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General Certificate of Education January 2008 Advanced Level Examination BUSINESS STUDIES Unit 6 Friday 25 January 2008 For this paper you must have: a 12-page answer book. You may use a calculator. BUS6 9. 00 am to 10. 30 am Time allowed: 1 hour 30 minutes Instructions Use blue or black ink or ball-point pen. Write the information required on the front of your answer book. The Examining Body for this paper is AQA. The Paper Reference is BUS6. Answer all questions. Do all rough work in the answer book.

Cross through any work you do not want to be marked.

Information The maximum mark for this paper is 84. Four of these marks will be awarded for using good English, organising information clearly and using specialist vocabulary where appropriate. The marks for questions are shown in brackets. This unit assesses your understanding of the relationship between the different aspects of Business Studies. G/M27617/Jan08/BUS6 6/6/6 BUS6 2 Read the Case Study and answer all the questions that follow.

Primark Primark, the clothing retailer, has recently experienced rapid growth and is in the middle of a major strategic change from ‘pile it high and sell it cheap’ discount retailer to mid-market brand with celebrity status.

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It has gained market share at the expense of established clothing retailers such as Next and Marks and Spencer (M&S). It has also battled effectively against supermarkets, such as Asda and Tesco, which offer low-cost clothing lines. Primark’s success has been most apparent in the growing UK womenswear sector which, in 2006, had total sales of ? 8bn.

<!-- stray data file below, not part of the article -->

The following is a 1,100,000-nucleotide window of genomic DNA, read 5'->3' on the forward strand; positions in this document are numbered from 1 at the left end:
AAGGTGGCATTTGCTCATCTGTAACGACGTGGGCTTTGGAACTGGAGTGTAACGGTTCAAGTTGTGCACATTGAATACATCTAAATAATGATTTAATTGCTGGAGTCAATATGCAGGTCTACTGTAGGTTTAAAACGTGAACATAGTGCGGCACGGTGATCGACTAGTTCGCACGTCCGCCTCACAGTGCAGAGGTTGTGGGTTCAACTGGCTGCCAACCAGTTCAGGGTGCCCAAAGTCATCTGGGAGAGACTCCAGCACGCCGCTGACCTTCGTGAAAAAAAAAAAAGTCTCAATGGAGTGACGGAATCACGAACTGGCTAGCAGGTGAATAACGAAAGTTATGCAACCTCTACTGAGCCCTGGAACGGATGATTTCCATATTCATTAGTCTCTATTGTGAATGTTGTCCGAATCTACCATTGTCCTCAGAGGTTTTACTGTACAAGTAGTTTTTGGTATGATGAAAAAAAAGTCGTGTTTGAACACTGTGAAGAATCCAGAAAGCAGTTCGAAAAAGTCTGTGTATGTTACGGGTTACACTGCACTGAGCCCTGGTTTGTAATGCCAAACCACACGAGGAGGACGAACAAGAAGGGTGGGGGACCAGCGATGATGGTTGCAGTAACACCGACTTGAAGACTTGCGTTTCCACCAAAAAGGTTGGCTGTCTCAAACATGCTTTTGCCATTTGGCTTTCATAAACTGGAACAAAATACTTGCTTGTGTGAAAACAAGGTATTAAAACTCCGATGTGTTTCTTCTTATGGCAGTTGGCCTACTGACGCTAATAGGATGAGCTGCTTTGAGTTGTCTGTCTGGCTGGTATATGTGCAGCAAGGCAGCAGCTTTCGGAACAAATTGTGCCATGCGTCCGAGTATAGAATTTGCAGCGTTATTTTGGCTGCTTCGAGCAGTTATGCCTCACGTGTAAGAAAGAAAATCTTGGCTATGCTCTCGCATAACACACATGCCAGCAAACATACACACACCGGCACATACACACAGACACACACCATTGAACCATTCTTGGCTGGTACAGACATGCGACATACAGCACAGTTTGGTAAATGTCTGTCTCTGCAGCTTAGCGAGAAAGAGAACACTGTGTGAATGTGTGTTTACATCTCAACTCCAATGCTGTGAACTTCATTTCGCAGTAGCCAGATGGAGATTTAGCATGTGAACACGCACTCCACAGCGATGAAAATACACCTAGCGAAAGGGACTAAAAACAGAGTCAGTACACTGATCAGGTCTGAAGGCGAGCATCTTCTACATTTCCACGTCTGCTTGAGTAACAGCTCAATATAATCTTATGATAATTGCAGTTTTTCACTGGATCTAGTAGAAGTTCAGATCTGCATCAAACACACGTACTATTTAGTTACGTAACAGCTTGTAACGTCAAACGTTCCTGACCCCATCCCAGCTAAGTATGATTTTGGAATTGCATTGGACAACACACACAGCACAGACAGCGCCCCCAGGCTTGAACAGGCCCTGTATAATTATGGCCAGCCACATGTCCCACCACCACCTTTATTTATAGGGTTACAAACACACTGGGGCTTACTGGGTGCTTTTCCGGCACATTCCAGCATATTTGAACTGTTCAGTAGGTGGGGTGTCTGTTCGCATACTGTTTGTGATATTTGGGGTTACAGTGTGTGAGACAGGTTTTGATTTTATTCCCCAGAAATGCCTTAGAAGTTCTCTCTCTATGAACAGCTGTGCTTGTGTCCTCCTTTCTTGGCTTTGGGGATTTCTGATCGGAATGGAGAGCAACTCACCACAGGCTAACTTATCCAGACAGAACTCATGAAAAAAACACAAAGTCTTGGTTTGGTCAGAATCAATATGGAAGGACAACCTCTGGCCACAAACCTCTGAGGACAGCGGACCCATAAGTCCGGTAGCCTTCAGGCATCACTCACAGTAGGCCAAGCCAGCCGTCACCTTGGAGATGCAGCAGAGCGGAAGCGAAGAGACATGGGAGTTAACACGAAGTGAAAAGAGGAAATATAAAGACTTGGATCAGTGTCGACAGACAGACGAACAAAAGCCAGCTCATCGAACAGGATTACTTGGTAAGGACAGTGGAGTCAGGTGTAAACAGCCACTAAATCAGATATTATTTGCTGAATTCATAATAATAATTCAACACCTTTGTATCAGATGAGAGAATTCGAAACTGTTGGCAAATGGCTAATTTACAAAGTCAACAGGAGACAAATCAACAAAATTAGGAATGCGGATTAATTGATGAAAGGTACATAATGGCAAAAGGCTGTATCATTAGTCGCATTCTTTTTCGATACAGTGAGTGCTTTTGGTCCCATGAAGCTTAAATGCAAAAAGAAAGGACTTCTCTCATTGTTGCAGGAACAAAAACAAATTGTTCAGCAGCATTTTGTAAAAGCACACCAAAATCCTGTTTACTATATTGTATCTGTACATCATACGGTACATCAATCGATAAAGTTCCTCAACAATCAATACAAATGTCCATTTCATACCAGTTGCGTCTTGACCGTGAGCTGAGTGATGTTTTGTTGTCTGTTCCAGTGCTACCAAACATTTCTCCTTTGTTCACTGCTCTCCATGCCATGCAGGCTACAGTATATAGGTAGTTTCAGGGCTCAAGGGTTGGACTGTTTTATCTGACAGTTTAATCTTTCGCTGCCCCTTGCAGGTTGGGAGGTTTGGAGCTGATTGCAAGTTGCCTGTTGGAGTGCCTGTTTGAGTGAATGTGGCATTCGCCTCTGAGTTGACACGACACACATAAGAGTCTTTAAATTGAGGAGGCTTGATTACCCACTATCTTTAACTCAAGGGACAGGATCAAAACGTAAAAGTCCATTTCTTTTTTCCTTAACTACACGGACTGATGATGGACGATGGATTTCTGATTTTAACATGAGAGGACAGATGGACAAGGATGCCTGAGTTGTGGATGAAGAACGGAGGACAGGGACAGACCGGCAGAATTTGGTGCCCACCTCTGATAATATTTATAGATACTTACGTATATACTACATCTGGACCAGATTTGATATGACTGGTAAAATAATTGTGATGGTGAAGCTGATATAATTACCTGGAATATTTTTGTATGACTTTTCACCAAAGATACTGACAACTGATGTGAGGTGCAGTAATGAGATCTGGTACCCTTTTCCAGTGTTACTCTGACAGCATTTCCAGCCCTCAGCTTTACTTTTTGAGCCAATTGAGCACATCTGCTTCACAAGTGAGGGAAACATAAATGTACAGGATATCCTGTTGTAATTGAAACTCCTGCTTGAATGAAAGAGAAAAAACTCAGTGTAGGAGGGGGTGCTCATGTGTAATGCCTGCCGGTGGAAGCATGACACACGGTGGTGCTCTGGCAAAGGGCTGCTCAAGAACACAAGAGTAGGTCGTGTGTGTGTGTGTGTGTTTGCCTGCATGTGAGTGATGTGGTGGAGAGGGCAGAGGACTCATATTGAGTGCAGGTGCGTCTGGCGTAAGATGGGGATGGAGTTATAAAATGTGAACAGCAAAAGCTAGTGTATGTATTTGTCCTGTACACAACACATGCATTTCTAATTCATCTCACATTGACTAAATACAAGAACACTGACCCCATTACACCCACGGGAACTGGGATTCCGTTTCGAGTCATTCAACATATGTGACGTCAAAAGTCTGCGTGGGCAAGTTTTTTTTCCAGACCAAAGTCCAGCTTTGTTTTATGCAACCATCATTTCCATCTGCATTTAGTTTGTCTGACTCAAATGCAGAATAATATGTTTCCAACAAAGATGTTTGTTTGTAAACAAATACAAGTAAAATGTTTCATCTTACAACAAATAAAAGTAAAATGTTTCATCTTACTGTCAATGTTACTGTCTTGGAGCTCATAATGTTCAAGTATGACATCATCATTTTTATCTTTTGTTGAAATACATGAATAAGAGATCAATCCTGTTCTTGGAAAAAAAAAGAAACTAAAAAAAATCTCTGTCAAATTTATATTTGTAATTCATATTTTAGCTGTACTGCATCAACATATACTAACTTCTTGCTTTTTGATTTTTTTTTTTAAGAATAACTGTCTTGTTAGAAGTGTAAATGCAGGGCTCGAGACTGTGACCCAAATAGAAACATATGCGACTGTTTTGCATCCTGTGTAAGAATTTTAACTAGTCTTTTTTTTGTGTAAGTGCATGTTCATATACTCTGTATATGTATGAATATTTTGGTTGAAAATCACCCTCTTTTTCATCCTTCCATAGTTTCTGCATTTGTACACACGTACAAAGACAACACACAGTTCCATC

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It has set itself the objective of overtaking M&S and becoming the UK market leader in womenswear. Primark’s recent growth has been rapid. In 2006, it increased its number of outlets by 22 %, and its total selling space by 40 %. Originally, Primark tended to locate in cheap, out-of-town sites in areas of low income. These locations kept costs down and meant that the company was close to its target market. Recently, however, it decided to take its discount approach into the mainstream market.

It has begun targeting middle income customers and competing more directly with M&S, Debenhams and Next. Primark has achieved this in a number of ways including moving into town centre, high street sites in larger, more affluent locations. It no longer targets exclusively the low income customer, and now says that its primary target market is “young, fashion conscious under 35s” who want fashionable clothing at competitive prices. It helps that people are no longer embarrassed to be seen wearing low-cost clothing brands.